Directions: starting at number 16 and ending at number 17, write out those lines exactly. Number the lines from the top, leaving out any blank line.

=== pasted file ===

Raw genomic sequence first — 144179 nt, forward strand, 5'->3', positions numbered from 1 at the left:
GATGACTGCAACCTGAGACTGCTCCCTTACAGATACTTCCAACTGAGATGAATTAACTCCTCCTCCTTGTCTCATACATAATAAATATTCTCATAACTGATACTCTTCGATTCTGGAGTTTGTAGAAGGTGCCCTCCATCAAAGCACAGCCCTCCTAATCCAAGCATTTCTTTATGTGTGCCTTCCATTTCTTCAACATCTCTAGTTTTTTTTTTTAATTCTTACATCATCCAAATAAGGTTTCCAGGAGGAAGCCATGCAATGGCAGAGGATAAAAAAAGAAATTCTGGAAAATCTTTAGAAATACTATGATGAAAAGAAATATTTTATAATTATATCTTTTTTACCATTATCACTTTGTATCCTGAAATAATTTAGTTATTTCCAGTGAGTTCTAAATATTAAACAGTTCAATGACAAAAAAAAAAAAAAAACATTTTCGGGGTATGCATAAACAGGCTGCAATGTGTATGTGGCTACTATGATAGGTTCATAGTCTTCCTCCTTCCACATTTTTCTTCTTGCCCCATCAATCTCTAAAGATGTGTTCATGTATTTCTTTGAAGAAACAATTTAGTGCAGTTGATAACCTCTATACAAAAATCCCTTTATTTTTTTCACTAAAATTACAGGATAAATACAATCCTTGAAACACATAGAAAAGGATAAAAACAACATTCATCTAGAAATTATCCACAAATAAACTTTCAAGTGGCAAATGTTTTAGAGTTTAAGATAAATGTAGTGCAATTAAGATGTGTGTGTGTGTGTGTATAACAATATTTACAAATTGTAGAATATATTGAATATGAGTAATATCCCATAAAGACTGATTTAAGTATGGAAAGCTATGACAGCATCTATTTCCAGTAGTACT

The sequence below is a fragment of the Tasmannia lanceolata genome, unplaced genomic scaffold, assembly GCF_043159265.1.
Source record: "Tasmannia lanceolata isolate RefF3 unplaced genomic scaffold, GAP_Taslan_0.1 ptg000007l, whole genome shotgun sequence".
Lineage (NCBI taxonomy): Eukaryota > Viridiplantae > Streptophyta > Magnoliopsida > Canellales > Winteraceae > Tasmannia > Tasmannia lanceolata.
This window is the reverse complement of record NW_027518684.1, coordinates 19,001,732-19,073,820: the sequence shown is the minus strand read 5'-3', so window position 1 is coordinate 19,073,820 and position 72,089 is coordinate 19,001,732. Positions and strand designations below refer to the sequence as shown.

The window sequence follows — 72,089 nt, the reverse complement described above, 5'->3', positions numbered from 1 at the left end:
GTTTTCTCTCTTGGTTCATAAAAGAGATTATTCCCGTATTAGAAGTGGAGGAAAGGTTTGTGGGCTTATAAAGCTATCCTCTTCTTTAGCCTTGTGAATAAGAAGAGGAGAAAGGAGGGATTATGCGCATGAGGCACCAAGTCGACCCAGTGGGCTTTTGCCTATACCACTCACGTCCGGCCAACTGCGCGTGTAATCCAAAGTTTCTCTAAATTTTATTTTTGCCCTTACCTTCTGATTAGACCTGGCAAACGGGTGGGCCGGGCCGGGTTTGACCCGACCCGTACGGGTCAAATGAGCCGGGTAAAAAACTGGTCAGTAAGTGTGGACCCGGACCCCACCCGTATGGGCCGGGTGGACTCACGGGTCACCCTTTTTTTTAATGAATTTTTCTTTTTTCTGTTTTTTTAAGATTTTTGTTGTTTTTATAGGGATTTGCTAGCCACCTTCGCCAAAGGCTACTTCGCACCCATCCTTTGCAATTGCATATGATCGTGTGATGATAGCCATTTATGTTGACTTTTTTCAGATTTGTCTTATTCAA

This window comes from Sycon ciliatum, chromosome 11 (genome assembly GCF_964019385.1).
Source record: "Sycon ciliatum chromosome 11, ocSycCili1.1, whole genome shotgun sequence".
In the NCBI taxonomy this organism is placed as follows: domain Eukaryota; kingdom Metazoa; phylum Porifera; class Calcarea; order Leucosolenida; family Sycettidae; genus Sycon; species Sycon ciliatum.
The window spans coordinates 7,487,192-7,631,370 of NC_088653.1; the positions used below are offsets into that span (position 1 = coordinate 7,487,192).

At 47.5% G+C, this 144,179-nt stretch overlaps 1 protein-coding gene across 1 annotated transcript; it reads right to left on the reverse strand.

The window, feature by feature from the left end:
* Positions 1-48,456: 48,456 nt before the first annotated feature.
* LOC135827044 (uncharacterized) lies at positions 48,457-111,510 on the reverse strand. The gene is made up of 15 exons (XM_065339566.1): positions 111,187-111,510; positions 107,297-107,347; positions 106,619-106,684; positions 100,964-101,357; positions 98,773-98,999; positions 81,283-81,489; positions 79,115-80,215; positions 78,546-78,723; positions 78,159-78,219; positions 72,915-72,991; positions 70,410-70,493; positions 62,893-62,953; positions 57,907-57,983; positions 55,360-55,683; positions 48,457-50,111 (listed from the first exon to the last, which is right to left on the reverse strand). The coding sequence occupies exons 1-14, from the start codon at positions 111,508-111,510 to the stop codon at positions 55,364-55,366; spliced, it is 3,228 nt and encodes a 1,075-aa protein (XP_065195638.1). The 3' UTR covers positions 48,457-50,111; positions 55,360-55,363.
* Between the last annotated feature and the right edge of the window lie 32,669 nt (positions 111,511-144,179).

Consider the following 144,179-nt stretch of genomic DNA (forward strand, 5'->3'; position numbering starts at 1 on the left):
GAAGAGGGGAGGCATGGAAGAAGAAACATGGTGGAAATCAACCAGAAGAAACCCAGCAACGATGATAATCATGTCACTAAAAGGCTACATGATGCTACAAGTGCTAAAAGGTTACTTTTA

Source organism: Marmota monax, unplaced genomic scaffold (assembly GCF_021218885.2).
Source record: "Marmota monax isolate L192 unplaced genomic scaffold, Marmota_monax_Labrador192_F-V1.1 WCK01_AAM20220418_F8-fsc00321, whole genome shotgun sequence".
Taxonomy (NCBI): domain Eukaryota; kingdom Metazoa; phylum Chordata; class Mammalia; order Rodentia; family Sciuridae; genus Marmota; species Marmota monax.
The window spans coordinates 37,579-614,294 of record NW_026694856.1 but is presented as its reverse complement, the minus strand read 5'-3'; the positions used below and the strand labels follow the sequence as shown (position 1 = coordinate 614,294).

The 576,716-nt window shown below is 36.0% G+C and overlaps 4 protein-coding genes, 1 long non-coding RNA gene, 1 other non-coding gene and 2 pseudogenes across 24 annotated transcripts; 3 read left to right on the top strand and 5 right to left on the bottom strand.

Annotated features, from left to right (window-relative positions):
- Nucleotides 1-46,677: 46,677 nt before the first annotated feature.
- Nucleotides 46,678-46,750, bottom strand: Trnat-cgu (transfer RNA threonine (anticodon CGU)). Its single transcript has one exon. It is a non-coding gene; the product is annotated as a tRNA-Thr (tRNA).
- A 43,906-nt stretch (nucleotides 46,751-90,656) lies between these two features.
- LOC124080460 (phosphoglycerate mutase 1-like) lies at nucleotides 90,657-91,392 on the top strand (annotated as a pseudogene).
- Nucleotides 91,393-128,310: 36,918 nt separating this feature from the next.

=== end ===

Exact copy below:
* LOC135827044 (uncharacterized) lies at positions 48,457-111,510 on the reverse strand. The gene is made up of 15 exons (XM_065339566.1): positions 111,187-111,510; positions 107,297-107,347; positions 106,619-106,684; positions 100,964-101,357; positions 98,773-98,999; positions 81,283-81,489; positions 79,115-80,215; positions 78,546-78,723; positions 78,159-78,219; positions 72,915-72,991; positions 70,410-70,493; positions 62,893-62,953; positions 57,907-57,983; positions 55,360-55,683; positions 48,457-50,111 (listed from the first exon to the last, which is right to left on the reverse strand). The coding sequence occupies exons 1-14, from the start codon at positions 111,508-111,510 to the stop codon at positions 55,364-55,366; spliced, it is 3,228 nt and encodes a 1,075-aa protein (XP_065195638.1). The 3' UTR covers positions 48,457-50,111; positions 55,360-55,363.
* Between the last annotated feature and the right edge of the window lie 32,669 nt (positions 111,511-144,179).